Shanghai advanced on Thursday after another tepid reading on Chinese manufacturing activity that will likely raise hopes for fresh monetary easing, while Tokyo edged up to a new 15-year high.
The dollar held up despite minutes from the Federal Reserve's April policy meeting showing board members thought it unlikely the US economy would be strong enough to hike interest rates in June.
Shanghai rallied 1.87 percent, or 83.13 points, to 4,529.42 and Tokyo gave up most early gains to end marginally higher, adding 6.31 percent to 20,202.87 -- its highest since April 2000. Sydney added 0.93 percent, or 52.0 points, to 5,662.3.
Seoul fell 0.78 percent, or 16.73 points, to close at 2,122.81 and Hong Kong eased 0.22 percent, or 61.33 points, to close at 27,523.72.
A preliminary reading of HSBC's purchasing managers' index (PMI) for China showed activity picked up in May, but continued to shrink, despite Beijing's efforts to kick-start the sluggish economy, including three interest rate cuts since November.
The index registered 49.1 this month, a two-month high but still below the 50 mark that separates contraction from growth. It was at 48.9 in April.
"It remains extremely hard if not impossible for any revival to be sustained," Wang Tao, chief China economist at UBS Group AG in Hong Kong, wrote in a report before the data release.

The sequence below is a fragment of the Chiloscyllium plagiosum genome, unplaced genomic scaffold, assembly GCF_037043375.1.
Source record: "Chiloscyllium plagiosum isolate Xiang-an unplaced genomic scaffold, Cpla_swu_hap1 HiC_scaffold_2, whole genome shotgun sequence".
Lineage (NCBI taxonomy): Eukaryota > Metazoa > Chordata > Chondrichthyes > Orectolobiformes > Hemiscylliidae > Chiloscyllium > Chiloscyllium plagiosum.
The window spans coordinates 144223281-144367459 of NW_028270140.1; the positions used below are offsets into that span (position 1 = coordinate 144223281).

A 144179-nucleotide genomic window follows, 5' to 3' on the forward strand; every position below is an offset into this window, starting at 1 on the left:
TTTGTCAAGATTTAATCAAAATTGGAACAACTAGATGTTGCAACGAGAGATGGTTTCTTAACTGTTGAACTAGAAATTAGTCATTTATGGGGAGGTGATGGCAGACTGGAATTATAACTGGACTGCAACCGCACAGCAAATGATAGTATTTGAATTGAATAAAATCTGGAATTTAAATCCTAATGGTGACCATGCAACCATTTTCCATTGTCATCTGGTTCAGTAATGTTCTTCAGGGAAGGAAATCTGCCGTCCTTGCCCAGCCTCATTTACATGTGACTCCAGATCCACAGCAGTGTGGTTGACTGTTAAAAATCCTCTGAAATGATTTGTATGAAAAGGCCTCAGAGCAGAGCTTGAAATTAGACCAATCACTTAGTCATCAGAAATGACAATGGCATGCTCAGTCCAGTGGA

"Further policy support is still needed to stabilise China's growth momentum and arrest the passive tightening of monetary conditions," Wang said, according to Bloomberg News.
Traders were given a weak lead after the Dow and S&P 500 closed lower following the Fed minutes, which raised concerns about the state of the world's top economy.
- June rate hike unlikely -
"Many participants" at the US central bank's latest meeting "thought it unlikely that the data available in June" would meet conditions required for a rate hike, the minutes said.
Policymakers expressed concern about weak economic reports in the first quarter, although the data was generally viewed as due to "transitory" factors, such as severe winter weather and the West Coast port strike that ended in late February.
The Dow fell 0.15 percent and the S&P 500 slipped 0.09 percent but the Nasdaq edged up 0.03 percent.
The minutes pressed the dollar lower, buying 121.10 yen in afternoon trade, down from 121.32 yen in New York but still up from 121.02 yen in Tokyo earlier Wednesday.
The euro bought $1.1094 and 134.32 yen against $1.1096 and 134.61 yen in US trade.
Oil prices extended a rally after a fall in US stockpiles fuelled hopes of an easing in the global supply glut.
US benchmark West Texas Intermediate for July delivery rose 22 cents to $59.20 while Brent crude for July gained 32 cents to $65.35 in afternoon trade.
WTI jumped 99 cents and Brent on Wednesday climbed $1.01.
Gold fetched $1,211.17 compared with $1,208.82 late Wednesday.
In other markets:
-- Taipei fell 1.10 percent, or 106.75 points, to 9,578.56.
Taiwan Semiconductor Manufacturing Co closed 0.68 percent lower to Tw$145.5 while Fubon Financial Holding shed 3.26 percent to Tw$62.3.
-- Wellington edged up 0.23 percent, or 13.48 points, to 5,769.27.
Online auction house Trade Me rose 2.66 percent to NZ$3.86, while Air New Zealand was flat at NZ$2.95.
-- Manila closed 0.59 percent lower, giving up 46.55 points to 7,835.38.
Alliance Global Group sank 7.20 percent to 22.55 pesos, Ayala Land fell 1.83 percent to 40.20 pesos and SM Investments eased 0.22 percent to 900.00 pesos.